Wes Anderson’s The Life Aquatic with Steve Zissou is my favorite movie of all time. The combination of Bill Murray, Owen Wilson and Willem Dafoe is enough to consider it a great piece of cinema, but add the deft and dry comedy ofAnderson and it is catapulted into the upper echelons of comedic genius. Ok, perhaps I’m getting too excited so let me bring it back down a notch and explain myself.
The Life Aquatic centers on a washed up documentarian bearing a striking resemblance to a certain Frenchman with a passion for fish and red stocking caps. After the death of his best friend, Steve Zissou decides to hunt down the killer shark that ate Esteban. What he encounters along the way though proves to be a far greater adventure than what he bargained for: run-ins with a rival captain and ex-husband of Zissou’s estranged wife, meeting probably-his-son Ned Plimpton, fighting bankruptcy, battling pirates and trying to garner the favor of a journalist covering the entire ordeal.
These plot points move the story along in an entirely hilarious way, but in and of themselves are not what make this movie great. Instead, it is the contrast between the overly-contrived and emotionally guarded Zissou, who is always “posing for the camera,” and the heartbreakingly open Ned, who hopes to have a genuine connection with his father, that makes the story truly remarkable. The entire rest of the movie works toward exposing the dissimilarity between this apparent father and son duo, including Zissou’s boat, the Belafonte.
In the scene where Steve invites Ned and the rest of the audience to see his boat, Anderson offers us a cut-away view of the Belafonte displaying each individual compartment. This compartmentalized view of the boat and its inhabitants reiterates the fact that certain rooms (and even people) are closed off to others, offering singular viewpoints blind to the rest of the crew.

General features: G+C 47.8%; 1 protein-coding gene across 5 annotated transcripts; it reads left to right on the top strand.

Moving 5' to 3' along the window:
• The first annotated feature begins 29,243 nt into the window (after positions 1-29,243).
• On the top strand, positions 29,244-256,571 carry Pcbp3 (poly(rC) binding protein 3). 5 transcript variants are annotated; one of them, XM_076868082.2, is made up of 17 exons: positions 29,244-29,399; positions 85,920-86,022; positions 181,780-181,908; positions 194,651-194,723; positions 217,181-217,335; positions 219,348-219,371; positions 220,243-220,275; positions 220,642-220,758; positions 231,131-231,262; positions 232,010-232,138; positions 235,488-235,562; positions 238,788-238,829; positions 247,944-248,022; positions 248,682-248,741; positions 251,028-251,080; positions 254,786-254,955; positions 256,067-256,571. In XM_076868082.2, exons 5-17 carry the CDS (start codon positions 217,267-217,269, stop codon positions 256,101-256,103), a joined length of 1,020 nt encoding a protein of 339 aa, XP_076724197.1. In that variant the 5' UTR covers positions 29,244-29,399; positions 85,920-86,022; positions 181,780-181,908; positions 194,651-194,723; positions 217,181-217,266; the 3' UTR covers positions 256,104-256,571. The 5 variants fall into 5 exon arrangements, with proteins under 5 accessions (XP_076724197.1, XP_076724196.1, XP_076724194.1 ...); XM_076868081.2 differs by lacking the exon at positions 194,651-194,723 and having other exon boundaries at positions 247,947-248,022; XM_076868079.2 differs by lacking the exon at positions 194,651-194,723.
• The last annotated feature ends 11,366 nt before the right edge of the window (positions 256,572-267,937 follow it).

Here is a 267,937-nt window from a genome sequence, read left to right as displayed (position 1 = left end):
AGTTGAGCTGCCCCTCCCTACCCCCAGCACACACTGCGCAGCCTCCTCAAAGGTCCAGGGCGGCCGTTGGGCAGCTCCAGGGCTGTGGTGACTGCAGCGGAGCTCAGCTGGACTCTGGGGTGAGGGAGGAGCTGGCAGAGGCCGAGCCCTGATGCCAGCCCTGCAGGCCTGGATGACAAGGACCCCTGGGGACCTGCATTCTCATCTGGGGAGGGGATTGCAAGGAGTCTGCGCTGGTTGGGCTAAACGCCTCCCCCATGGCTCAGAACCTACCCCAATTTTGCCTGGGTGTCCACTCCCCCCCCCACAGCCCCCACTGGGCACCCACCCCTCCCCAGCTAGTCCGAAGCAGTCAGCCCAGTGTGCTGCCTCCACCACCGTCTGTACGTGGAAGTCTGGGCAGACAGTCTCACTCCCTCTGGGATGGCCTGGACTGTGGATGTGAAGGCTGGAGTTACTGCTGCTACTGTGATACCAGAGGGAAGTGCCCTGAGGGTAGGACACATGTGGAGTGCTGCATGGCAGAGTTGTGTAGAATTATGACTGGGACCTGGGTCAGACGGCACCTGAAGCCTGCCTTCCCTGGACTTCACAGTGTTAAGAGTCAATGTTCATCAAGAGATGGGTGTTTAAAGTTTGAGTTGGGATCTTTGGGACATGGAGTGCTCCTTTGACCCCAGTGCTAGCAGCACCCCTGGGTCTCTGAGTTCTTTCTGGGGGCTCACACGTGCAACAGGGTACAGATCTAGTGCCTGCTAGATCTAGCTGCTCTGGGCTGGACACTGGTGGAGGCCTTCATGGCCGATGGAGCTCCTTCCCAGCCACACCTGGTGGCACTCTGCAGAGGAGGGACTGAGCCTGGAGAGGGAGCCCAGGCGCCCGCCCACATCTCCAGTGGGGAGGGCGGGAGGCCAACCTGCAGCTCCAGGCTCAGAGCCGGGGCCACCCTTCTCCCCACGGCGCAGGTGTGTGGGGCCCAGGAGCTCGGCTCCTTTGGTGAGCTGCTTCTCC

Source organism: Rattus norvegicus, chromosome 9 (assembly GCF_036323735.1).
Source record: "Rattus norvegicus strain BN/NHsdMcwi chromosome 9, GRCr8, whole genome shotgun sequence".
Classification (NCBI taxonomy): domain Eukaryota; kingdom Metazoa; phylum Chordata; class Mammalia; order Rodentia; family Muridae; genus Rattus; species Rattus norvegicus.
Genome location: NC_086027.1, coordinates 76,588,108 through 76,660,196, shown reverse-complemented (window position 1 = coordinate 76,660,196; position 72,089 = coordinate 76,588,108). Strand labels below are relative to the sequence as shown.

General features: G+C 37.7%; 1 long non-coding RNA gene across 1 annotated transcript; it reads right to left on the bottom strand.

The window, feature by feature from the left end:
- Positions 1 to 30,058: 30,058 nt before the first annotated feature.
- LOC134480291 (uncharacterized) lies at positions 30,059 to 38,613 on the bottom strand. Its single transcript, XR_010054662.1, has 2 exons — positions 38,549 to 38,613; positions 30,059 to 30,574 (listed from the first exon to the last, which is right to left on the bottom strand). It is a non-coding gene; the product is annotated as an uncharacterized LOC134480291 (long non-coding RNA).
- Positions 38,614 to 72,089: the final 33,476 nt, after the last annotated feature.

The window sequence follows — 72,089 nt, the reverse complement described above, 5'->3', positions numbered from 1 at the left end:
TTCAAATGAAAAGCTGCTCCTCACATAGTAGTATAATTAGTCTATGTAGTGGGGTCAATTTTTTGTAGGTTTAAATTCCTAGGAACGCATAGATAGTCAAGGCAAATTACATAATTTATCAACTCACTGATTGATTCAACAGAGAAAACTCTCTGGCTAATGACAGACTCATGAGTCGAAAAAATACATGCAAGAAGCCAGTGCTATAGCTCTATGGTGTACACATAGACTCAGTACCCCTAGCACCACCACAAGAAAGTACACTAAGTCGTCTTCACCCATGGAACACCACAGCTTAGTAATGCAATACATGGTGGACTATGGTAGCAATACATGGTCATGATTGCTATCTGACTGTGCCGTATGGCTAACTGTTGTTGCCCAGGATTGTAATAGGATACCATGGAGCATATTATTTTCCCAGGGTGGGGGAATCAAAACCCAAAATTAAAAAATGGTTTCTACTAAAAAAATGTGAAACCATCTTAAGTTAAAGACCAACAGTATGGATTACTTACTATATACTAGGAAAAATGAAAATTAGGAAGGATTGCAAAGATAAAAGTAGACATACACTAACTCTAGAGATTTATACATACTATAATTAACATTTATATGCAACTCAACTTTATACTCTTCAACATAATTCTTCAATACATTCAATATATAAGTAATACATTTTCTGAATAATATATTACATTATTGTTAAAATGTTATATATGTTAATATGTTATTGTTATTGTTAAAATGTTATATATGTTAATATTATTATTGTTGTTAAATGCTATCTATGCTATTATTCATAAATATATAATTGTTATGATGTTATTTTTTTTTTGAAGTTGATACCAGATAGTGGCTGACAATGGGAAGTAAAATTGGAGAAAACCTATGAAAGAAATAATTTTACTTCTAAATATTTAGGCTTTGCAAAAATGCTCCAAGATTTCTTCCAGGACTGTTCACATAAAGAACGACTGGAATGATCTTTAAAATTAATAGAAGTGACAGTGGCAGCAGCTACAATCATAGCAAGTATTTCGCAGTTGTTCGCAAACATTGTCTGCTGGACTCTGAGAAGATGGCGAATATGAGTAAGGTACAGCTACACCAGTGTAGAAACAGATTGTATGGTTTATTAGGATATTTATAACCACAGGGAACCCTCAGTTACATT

The characters are communicating on different wavelengths, never fully grasping another’s struggle, desires and motivations, as if they are atoms bouncing around freely and randomly, never uniting as a whole—a common thread among all of Anderson’s movies leading to the absurdity I find so amusing. But also like the rest ofAnderson’s movies, there is a moment when these particles come together for the briefest moment and puncture the veneer of absurdity, resulting in a moment of honest emotion.
In The Life Aquatic this moment of union between the characters happens when Steve finally tracks down the Leopard Shark that ate his best friend Esteban. And what’s more, this moment happens in the interior of a small submarine with all the characters packed closely together, offering the characters one singular viewpoint which unites them in loss and sorrow and joy.
The deliberate directing of Anderson makes this movie funny and moving and it is why The Life Aquatic with Steve Zissou is my favorite movie of all time. Give it a chance and maybe you too will hope to be one of Zissou’s unpaid interns someday. Ho!